Endocrine Abstracts (2007) 13 P216

Endoscopic pituitary surgery for acromegaly – Benefits of a specialist service

Prasanna Rao-Balakrishna1, Shashana Shalet1, Catherine Lee2, Margaret Roberts2, Christine Gibson3, Frederick Wu3, JRE Davis3, Kanna Gnanalingham1 & Tara Kearney1


1Hope Hospital, Manchester, United Kingdom; 2Christie Hospital, Manchester, United Kingdom; 3Manchester Royal Infirmary, Manchester, United Kingdom.


Acromegaly is associated with increased morbidity and mortality. Surgical excision of the adenoma remains the best option to attain a cure. The results of surgery in the region were unsatisfactory compared to other European centres as was amply borne out in a 1998 review. As the lack of a dedicated pituitary surgical team was considered contributory, one was developed offering Endoscopic, transsphenoidal, pituitary surgery and their results audited.

Sixteen consecutive Acromegalics with radiologically confirmed adenomas underwent endoscopic surgery in 2005/6. On post-operative day three and four a GH day curve and an OGTT with GH were performed. Patients were considered cured if the mean GH on day curve was <5 mU/l and the nadir on OGTT< 2 mU/l. If not cured in these tests, a re-operation within the first week and retesting was offered. Those with borderline results (raised by 1 mU/l from the cutoff values) were kept under review without re-operation. Cure was reconfirmed and other pituitary functions were reassessed at least 6 weeks after operation.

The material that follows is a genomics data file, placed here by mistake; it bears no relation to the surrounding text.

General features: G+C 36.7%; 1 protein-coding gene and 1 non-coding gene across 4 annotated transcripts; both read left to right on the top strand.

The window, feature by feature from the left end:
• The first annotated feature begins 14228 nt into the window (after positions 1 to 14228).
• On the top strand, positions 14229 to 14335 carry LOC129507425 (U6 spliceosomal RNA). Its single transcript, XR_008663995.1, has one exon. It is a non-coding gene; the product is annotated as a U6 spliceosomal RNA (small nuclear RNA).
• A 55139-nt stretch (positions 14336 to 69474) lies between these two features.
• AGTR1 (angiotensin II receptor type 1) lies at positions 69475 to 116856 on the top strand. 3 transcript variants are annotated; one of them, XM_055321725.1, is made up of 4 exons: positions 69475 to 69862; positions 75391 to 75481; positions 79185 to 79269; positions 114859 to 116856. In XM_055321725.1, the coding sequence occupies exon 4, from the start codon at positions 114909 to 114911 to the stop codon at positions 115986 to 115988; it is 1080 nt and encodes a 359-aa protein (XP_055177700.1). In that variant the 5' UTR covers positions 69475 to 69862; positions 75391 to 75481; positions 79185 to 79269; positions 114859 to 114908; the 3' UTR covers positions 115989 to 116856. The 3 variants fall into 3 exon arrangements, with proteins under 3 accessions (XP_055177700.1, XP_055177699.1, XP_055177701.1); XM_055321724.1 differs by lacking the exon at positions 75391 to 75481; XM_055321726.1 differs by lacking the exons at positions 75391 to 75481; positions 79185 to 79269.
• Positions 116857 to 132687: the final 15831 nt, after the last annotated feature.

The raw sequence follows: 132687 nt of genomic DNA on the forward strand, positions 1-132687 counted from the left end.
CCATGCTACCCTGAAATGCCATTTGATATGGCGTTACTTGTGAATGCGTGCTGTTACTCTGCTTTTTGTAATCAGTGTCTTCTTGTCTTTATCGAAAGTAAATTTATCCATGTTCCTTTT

8 of 16 (50%) were biochemically cured after the first operation. Four (25%) had borderline results of whom 3 were biochemically cured at 6 weeks. The remaining four (25%) underwent an immediate redo-operation resulting in biochemical cure in two. A total cure rate of 81.25% was attained. This is a significant improvement over our previous rate of 17.8% and compares well with the European rates. The mean hospitalisation was 8.5±5.2 days. Apart from minor bleeding in three, no major vascular injuries were noted. Postoperative CSF leak was seen in one and self limiting DI in 5 patients with one requiring DDAVP on discharge. No cases of meningitis and two with sinusitis were identified.

The development of a dedicated pituitary service has resulted in a significant improvement in cure rates with low postoperative complications.

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